This video is an introduction to the mysterious 4D Rubik’s cube. Here my main focus is on revealing some ingenious tricks that will allow you to design your own algorithms for this crazy puzzle based on what you already know about the normal Rubik’s cube.
Part 2 of this video is a hands-on introduction to the 4D Rubik’s cube simulator “Magic Cube 4D”. It is hosted on Mathologer 2:
You can download “Magic Cube 4D” for free from here: http://superliminal.com/cube/cube.htm
If you are really daring/totally insane and would like to try blindsolving the 4D Rubik’s cube or any of the other puzzles included in “Magic Cube 4D”, there is a custom made Mathologer version of the program that you can download from here: http://superliminal.com/cube/mc4d-bli…
(ctrl-d will toggle between greyed out and normal coloured pieces).
Special thanks go to Melinda Green, one of the developers of Magic Cube 4D and the person behind the Magic Cube 4D website for introducing me to the world of higher-dimensional twisty puzzles, answering my many questions about the program and putting together the custom made blindcubing version of the program.
I’ve used the following fabulous programs to generate the clips of 3D and 4D Rubik’s cubes doing their thing featured in this video:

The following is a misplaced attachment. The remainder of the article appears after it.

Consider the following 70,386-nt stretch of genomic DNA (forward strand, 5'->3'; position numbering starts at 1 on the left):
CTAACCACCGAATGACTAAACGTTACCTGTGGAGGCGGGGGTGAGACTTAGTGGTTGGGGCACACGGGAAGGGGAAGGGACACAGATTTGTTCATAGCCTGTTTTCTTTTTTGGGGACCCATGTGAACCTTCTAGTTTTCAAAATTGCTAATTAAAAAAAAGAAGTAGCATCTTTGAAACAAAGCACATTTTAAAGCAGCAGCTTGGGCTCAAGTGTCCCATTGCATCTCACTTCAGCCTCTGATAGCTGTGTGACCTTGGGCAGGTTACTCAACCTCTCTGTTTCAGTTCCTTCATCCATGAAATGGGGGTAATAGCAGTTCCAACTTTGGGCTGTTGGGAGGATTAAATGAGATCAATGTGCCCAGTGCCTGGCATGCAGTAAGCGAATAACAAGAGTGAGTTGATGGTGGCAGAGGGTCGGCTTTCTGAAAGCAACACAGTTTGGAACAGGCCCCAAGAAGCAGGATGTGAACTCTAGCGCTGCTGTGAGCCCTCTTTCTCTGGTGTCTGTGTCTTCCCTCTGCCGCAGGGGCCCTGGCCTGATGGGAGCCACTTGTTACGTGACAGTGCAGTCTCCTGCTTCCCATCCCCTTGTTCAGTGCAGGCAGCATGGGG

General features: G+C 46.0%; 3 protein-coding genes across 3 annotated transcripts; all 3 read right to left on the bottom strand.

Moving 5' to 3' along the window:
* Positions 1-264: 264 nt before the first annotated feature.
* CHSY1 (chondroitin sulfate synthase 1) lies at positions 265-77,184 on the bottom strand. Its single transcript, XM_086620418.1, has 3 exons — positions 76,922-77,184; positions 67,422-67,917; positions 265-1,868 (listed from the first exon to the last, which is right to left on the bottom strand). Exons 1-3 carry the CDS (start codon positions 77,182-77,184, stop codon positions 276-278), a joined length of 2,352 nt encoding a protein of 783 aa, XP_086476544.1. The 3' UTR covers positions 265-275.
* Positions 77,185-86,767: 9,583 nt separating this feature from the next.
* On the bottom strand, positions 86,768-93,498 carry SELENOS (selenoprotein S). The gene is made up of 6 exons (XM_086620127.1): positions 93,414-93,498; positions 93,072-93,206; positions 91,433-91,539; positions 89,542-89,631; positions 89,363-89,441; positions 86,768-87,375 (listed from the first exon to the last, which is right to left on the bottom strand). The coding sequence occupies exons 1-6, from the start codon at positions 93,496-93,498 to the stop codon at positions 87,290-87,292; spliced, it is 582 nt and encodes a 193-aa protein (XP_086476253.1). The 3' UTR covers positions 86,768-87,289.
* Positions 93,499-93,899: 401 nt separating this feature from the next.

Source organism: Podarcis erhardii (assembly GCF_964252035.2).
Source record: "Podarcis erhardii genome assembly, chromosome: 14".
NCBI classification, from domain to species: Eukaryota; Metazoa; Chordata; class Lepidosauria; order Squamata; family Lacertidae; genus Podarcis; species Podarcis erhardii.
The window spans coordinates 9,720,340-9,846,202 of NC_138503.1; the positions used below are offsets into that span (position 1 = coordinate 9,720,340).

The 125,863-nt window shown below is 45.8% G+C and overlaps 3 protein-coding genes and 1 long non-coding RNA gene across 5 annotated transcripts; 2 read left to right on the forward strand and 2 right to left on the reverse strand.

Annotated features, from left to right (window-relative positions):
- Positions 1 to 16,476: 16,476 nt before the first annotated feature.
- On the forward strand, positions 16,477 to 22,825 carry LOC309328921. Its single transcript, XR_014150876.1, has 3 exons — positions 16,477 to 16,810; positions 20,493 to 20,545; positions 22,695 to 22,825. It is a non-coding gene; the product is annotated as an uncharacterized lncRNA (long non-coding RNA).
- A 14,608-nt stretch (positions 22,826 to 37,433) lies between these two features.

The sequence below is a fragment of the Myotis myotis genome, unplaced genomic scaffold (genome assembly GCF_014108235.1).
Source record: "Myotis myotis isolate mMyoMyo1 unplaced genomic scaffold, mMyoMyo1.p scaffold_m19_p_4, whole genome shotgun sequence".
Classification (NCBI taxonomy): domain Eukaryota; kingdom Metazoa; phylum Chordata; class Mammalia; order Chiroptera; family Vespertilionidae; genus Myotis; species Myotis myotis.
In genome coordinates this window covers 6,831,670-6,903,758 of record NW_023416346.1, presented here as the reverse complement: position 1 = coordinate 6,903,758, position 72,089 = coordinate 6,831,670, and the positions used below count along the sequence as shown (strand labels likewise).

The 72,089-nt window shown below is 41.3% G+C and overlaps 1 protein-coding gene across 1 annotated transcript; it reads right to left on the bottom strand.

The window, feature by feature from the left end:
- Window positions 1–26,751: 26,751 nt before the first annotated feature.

1. CubeTwister by Werner Randelshoferhttps://www.randelshofer.ch/cubetwister/
2. Magic Cube 3D by David Vanderschel http://david-v.home.texas.net/MC3D/
3. Magic Cube 5D by Roice Nelson http://www.gravitation3d.com/magiccub…
4. Magic Puzzle Ultimate by Andrey Astrelin http://cardiizastrograda.com/astr/MPUlt/ and, of course,
5. Magic Cube 4D itself.
Some footnotes (for experts):
1. In a scrambled normal Rubik’s Cube the permutations of edges and corners will always have the same parity, that is, either both will be odd or both even. The four algorithms that I start with (cycling 3 edges, cycling 3 corners, flipping 2 edges, twisting 2 corners) correspond to even permutations of both the edges and the corners. This means that you won’t be able to solve the normal Rubik’s cube by just using these algorithms if the parity of the edge (and corner) permutation is odd. However, on closer inspection it turns out that you can do so if that parity is even. And, if it is odd, just executing one quarter turn will turn these odd permutations into even permutations which can then be unscrambled just using those for algorithms.
2. The face piece and edge piece permutations of the 4D Rubik’s cube are connected in a similar way, that is, either both permutations are odd or both are even. This means that if you get stuck solving the face hypercubies just using the algorithms that I talk about in the video (which all correspond to even permutations of those pieces), just execute a suitable twist and you are on your way. Once the face hypercubies are solved just using our algorithms you can solve the edge hypercubies. The corner piece permutation is always even and can always be solved just using the algorithms derived in the video.